by Stephanie Sears
Heat soaks the mind:
an elliptical ocean of sweat
atop the skull of a gibbon.
Beyond cerebration and concern,
in geometric shadows,
white veils levitate and ventilate
lava hair smoldering with rubies.
Drip drop, hush, the frost beads
on a sterling tumbler play ball
with a vermilion spider
as florid as a drunkard.
Menstruating earth leaks
liquors of corruption
into giant rivers
that usher mud and fleshy creepers,
sway raffiah tubs tethered to perspiring banks.
The crossed blades of lovers
screech in torment.
Hope’s golden snake
lies lethal in a gutter
and black eyed despair,
as pretty as a scarab,
is soothed into submission.

0 thoughts on “Tropic

  1. This is the kind of poem that is so lush with imagery thruout that you can just close your eyes and feel like you’re in it–and feel what the writer does. Wonderful research and rapport with the subject! Or perhaps the author lives in the Tropics and is merely describing what she sees and feels. Either way, this poem has a very poetically crafted description–a ‘still-life’ of the breathing terrain and its occupants… but with poetry rather than painting–except everything is moving and so alive!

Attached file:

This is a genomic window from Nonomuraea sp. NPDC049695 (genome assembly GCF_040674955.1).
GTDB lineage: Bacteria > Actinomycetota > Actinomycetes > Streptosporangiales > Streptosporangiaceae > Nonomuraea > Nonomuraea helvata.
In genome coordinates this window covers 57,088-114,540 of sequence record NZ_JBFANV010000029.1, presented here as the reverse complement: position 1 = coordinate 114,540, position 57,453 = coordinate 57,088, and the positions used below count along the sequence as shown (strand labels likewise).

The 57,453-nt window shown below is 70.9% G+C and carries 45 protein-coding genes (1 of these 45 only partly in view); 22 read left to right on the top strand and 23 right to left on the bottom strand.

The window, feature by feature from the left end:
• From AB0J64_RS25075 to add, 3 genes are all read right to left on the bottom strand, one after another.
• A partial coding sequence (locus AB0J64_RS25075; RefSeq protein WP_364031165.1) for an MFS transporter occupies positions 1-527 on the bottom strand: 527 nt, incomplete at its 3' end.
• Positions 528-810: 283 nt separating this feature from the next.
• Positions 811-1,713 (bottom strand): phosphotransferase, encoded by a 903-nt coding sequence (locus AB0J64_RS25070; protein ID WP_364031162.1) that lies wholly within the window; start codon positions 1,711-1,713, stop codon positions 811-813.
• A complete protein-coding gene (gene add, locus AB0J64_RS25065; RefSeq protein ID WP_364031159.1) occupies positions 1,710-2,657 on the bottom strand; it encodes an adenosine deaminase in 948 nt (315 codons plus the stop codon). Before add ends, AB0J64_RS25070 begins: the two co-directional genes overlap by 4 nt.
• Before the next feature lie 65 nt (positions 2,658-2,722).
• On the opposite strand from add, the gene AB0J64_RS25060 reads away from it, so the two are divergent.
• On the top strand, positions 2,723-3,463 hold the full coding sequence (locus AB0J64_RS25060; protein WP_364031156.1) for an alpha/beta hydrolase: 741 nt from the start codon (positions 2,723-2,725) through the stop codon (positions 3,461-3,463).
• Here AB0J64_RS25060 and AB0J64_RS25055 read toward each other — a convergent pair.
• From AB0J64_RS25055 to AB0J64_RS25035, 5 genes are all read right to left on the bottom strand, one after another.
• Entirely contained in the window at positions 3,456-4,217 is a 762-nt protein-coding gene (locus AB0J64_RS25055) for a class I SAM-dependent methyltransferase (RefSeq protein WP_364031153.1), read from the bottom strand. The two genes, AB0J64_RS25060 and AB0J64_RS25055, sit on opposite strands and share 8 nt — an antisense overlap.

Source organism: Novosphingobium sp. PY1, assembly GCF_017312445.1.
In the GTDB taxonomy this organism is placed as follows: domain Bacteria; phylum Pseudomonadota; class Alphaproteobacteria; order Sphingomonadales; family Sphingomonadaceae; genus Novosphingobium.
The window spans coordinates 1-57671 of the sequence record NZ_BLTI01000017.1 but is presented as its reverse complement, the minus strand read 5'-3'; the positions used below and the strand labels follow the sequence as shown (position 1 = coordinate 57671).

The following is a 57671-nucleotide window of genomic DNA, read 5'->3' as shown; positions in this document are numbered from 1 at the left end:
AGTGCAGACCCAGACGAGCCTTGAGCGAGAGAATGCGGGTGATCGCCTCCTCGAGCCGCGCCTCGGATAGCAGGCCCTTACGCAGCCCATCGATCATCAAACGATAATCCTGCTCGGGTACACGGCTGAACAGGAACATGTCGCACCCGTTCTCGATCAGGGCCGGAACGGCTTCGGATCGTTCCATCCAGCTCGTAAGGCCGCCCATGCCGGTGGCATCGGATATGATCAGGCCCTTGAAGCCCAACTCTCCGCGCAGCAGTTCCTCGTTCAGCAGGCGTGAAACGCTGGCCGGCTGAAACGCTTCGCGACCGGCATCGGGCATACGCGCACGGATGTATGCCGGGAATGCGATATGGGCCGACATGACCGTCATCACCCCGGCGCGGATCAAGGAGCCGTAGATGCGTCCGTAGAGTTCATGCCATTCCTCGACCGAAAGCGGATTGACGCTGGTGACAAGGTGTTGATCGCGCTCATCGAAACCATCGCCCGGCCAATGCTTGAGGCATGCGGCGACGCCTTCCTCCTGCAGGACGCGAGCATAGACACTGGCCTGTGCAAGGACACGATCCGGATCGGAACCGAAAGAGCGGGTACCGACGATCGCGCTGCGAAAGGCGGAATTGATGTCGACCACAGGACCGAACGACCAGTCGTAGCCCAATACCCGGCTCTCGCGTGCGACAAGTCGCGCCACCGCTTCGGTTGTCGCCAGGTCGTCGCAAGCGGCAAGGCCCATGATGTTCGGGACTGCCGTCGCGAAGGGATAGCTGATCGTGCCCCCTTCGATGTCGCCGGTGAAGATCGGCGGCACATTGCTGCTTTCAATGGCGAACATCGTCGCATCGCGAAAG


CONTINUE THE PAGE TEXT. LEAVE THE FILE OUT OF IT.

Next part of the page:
When i read ‘tropic’, i automatically think hot wet jungle but the poem extrapolates upon this by including man-made items perhaps encroached and overtaken by growth. The jungle and occupants in turn take on human qualities in “Menstruating earth leaks liquors of corruption into giant rivers that usher mud and fleshy creepers” and “with a vermilion spider as florid as a drunkard.”–nice personification. Early on in poem the words ‘elliptical’ and ‘geometric’ also incite a personification of human thought upon a natural setting. Although we are also talking about the mind and its perception–“Heat soaks the mind:” –first line of poem. These are just random thoughts i am having–i’m still drinking my coffee. lol.
    There is a dark feeling i get from reading this work as if mankind and nature have combined into something ominous and even evil. Again, i think mostly we’re talking about ‘frame of mind’ here–the ‘tropic mind’ in the mind of the poet rather than any intentional political/philosophical statement on man’s corruption of nature though i’m sure that maybe a tangential thought affecting the mood here.
    Words from poem:
    “Tropical” is sometimes used in a general sense for a tropical climate to mean warm to hot and moist year-round, often with the sense of lush vegetation.
    “Florid”: a obsolete : covered with flowers 2a : tinged with red : ruddy b : marked by emotional or sexual fervor .
    “raffiah”: raf·fia (raf′ē É™)
    1.a palm tree (Raphia ruffia) of Madagascar, with large, pinnate leaves
    2.fiber from its leaves, used as string or woven into baskets, hats, etc.
    1.An African palm tree (Raphia ruffia) having large leaves that yield a useful fiber.
    2.The leaf fibers of this plant, used for mats, baskets, and other products.
    Great poem! thx!

Leave a Reply